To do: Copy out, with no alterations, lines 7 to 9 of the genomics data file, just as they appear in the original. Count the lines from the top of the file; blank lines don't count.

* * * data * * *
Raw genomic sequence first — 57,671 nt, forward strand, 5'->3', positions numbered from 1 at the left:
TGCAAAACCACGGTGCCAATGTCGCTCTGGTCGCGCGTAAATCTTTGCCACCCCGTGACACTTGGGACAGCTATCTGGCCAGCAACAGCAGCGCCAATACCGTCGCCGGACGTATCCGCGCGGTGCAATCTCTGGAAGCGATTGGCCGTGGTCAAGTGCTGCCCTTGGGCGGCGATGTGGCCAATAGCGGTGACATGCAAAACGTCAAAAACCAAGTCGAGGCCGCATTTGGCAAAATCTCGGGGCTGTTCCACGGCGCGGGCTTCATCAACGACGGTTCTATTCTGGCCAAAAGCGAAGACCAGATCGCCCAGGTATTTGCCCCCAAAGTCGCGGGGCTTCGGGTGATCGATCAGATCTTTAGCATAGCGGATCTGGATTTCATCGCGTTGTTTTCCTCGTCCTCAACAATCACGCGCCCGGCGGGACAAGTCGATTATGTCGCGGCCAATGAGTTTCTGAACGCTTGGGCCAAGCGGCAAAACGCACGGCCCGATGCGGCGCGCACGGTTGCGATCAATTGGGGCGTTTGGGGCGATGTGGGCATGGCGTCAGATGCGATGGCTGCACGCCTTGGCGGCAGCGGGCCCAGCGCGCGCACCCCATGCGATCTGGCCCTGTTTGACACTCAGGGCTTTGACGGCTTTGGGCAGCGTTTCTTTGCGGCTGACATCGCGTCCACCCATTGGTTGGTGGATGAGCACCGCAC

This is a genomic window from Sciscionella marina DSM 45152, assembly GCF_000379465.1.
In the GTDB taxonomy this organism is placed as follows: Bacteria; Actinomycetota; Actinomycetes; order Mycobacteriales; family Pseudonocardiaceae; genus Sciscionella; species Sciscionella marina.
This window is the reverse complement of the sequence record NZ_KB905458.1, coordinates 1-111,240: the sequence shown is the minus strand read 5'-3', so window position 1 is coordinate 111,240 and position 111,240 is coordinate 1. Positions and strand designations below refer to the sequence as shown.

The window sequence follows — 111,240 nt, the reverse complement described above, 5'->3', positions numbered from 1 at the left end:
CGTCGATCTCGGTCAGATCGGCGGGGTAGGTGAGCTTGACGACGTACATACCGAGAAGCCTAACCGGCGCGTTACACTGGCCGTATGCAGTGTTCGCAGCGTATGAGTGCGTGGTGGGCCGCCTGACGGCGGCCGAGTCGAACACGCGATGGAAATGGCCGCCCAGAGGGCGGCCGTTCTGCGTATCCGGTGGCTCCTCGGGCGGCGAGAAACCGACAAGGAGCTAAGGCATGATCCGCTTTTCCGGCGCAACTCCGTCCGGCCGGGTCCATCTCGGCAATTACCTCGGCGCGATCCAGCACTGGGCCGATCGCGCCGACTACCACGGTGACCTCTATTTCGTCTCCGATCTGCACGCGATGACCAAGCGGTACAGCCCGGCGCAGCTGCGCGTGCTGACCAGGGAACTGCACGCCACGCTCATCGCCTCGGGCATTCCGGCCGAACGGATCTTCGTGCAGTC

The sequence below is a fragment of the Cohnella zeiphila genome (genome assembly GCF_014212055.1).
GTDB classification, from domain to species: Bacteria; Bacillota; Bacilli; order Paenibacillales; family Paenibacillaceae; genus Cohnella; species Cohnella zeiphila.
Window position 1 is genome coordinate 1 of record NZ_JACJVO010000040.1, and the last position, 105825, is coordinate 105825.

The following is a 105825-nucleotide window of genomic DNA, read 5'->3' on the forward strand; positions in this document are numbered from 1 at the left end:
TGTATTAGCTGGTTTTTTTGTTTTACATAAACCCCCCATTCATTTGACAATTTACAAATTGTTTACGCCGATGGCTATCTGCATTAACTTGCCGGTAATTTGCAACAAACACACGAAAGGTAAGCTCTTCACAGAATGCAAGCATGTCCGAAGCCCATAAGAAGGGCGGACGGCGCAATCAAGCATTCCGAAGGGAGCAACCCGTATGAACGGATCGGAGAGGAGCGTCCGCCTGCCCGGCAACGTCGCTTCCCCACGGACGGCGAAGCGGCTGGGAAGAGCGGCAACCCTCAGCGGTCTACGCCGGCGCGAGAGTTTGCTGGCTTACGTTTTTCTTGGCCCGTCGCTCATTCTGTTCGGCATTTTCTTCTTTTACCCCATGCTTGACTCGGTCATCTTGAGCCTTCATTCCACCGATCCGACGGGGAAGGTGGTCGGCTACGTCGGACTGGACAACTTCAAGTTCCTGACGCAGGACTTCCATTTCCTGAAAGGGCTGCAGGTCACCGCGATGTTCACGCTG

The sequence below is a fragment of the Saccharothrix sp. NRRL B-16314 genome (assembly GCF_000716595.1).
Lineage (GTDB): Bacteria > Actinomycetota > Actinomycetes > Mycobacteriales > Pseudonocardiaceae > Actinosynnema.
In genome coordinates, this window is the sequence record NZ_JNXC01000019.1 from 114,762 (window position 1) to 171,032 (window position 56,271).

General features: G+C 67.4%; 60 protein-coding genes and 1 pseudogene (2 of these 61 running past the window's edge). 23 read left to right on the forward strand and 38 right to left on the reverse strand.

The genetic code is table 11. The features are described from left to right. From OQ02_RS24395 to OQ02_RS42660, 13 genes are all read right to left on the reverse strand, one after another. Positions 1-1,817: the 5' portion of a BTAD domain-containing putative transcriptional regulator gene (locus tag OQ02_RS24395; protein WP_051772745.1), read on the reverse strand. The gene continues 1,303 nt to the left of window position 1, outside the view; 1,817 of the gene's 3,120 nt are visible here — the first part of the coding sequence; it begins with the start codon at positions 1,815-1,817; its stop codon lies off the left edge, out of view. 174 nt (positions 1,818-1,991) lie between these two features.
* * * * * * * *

CGTCGATCTCGGTCAGATCGGCGGGGTAGGTGAGCTTGACGACGTACATACCGAGAAGCCTAACCGGCGCGTTACACTGGCCGTATGCAGTGTTCGCAGCGTATGAGTGCGTGGTGGGCCGCCTGACGGCGGCCGAGTCGAACACGCGATGGAAATGGCCGCCCAGAGGGCGGCCGTTCTGCGTATCCGGTGGCTCCTCGGGCGGCGAGAAACCGACAAGGAGCTAAGGCATGATCCGCTTTTCCGGCGCAACTCCGTCCGGCCGGGTCCATCTCGGCAATTACCTCGGCGCGATCCAGCACTGGGCCGATCGCGCCGACTACCACGGTGACCTCTATTTCGTCTCCGATCTGCACGCGATGACCAAGCGGTACAGCCCGGCGCAGCTGCGCGTGCTGACCAGGGAACTGCACGCCACGCTCATCGCCTCGGGCATTCCGGCCGAACGGATCTTCGTGCAGTC

The sequence below is a fragment of the Cohnella zeiphila genome (genome assembly GCF_014212055.1).
GTDB classification, from domain to species: Bacteria; Bacillota; Bacilli; order Paenibacillales; family Paenibacillaceae; genus Cohnella; species Cohnella zeiphila.